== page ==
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Pound Seizure Law in Utah

Pound seizures ยป HB107 would make dog, cat transfers to research institutions optional.
When Dan Alix returned to his Salt Lake City home from a short vacation 18 months ago, he found the family's cherished beagle, 16-year-old Chance, had run away.

After a frantic search through shelters around the Salt Lake Valley, Chance turned up in a kennel at the Midvale Animal Shelter, still wearing his collar and identifying tags. An irate Alix confronted shelter staffers, wondering why they hadn't called him.

``They said, `We don't have time. We're too busy for that,' '' Alix said.

The Avenues resident has been asked to testify in favor of HB107, sponsored by Rep. Jennifer Seelig, D-Salt Lake City, which would alter rules for handling animals once they are left at Utah's 80 or so public shelters.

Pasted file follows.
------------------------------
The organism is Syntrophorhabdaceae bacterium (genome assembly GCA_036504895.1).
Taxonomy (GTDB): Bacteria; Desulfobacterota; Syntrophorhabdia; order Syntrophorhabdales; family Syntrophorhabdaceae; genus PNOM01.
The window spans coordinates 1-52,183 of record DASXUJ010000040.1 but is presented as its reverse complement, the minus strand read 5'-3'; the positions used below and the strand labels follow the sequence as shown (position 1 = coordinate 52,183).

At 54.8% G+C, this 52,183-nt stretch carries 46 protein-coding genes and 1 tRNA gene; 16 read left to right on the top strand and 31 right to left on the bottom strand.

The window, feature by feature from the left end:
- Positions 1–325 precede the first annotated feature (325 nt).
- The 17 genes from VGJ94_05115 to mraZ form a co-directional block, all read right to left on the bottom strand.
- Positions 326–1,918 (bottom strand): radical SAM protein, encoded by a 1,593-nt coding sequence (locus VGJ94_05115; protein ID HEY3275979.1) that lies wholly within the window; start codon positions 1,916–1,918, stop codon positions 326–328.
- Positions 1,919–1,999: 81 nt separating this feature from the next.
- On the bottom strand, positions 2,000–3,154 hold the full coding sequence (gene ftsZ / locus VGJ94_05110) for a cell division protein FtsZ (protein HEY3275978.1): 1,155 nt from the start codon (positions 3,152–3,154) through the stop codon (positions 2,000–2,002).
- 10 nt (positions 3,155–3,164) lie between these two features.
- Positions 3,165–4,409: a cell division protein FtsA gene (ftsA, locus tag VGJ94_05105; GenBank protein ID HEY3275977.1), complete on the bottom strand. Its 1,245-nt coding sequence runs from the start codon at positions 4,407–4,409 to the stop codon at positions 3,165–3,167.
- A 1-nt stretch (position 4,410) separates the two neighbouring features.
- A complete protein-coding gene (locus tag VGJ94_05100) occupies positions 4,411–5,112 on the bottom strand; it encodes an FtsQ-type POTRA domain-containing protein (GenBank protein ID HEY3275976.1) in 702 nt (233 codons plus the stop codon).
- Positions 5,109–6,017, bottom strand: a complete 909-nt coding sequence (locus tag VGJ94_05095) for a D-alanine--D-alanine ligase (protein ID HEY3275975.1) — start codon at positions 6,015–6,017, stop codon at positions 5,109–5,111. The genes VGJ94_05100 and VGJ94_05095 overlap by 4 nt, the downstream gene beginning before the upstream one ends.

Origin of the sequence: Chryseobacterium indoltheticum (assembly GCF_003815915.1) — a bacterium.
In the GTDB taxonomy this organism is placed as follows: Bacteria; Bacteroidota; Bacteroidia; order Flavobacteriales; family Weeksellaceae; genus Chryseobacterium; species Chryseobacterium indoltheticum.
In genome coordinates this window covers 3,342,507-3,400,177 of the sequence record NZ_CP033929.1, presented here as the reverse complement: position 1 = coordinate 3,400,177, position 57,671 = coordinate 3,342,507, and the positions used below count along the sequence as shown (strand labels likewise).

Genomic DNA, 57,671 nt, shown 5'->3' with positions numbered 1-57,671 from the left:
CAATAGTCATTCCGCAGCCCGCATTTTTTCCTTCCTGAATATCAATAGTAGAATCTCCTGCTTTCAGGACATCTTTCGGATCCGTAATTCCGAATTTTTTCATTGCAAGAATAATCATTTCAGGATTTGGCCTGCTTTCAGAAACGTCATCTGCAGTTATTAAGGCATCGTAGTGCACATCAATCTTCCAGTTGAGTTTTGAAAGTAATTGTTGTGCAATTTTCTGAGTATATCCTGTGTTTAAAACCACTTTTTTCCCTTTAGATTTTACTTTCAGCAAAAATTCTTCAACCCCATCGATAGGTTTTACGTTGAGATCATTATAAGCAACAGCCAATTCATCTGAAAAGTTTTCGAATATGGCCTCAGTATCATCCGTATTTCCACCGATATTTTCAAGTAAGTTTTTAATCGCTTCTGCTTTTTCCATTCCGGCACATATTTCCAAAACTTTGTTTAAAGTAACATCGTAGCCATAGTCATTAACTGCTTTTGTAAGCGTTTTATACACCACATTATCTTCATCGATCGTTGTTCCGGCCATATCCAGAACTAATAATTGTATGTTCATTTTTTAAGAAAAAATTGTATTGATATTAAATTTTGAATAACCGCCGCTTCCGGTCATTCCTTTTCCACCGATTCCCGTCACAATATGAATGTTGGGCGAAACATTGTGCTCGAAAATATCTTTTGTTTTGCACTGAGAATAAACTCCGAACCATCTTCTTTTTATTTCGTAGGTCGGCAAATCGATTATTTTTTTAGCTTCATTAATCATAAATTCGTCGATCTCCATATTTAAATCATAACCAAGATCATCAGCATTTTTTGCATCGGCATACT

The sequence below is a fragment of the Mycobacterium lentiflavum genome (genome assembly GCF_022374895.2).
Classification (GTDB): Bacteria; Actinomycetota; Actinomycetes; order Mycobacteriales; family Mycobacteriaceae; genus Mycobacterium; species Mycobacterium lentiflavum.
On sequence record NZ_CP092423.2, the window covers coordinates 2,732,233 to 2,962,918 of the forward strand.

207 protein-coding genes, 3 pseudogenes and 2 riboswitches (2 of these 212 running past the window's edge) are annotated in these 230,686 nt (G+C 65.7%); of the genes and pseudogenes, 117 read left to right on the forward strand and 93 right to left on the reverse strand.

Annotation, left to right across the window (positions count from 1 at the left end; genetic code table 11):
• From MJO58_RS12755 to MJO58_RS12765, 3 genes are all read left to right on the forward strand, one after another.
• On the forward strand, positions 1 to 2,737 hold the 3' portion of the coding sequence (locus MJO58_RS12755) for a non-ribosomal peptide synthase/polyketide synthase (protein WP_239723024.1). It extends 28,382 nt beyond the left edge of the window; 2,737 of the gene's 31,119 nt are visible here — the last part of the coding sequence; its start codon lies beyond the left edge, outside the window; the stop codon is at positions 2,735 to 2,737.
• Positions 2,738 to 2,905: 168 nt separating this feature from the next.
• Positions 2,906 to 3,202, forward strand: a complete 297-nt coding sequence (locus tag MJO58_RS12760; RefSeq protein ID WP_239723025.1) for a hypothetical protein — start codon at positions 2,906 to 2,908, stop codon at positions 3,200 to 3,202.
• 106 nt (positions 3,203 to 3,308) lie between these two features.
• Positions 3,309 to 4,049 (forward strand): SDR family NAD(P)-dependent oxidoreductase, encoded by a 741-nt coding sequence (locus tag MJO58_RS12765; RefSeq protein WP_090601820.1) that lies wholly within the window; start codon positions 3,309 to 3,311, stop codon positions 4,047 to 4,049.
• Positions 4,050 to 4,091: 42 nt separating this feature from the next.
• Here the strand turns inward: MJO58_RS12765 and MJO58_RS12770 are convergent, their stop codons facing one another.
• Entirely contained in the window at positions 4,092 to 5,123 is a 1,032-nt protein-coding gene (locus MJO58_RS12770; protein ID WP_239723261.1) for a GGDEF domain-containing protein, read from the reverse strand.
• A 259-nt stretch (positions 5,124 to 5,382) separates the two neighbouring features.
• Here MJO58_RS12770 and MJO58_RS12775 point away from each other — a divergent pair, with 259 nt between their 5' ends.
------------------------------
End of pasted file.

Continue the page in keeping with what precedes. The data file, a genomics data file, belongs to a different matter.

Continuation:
The bill, now awaiting a hearing before the House Natural Resources, Agriculture and Environment Committee, targets the state's pound seizure law, which requires publicly funded shelters to hand over animals to research and educational institutions.

Only Utah and Minnesota have laws requiring shelters to surrender dogs and cats for research purposes. The University of Utah currently is the only institution certified for pound seizures, and it receives about 150 to 200 dogs and cats yearly under the statute, from shelters outside the Salt Lake Valley.

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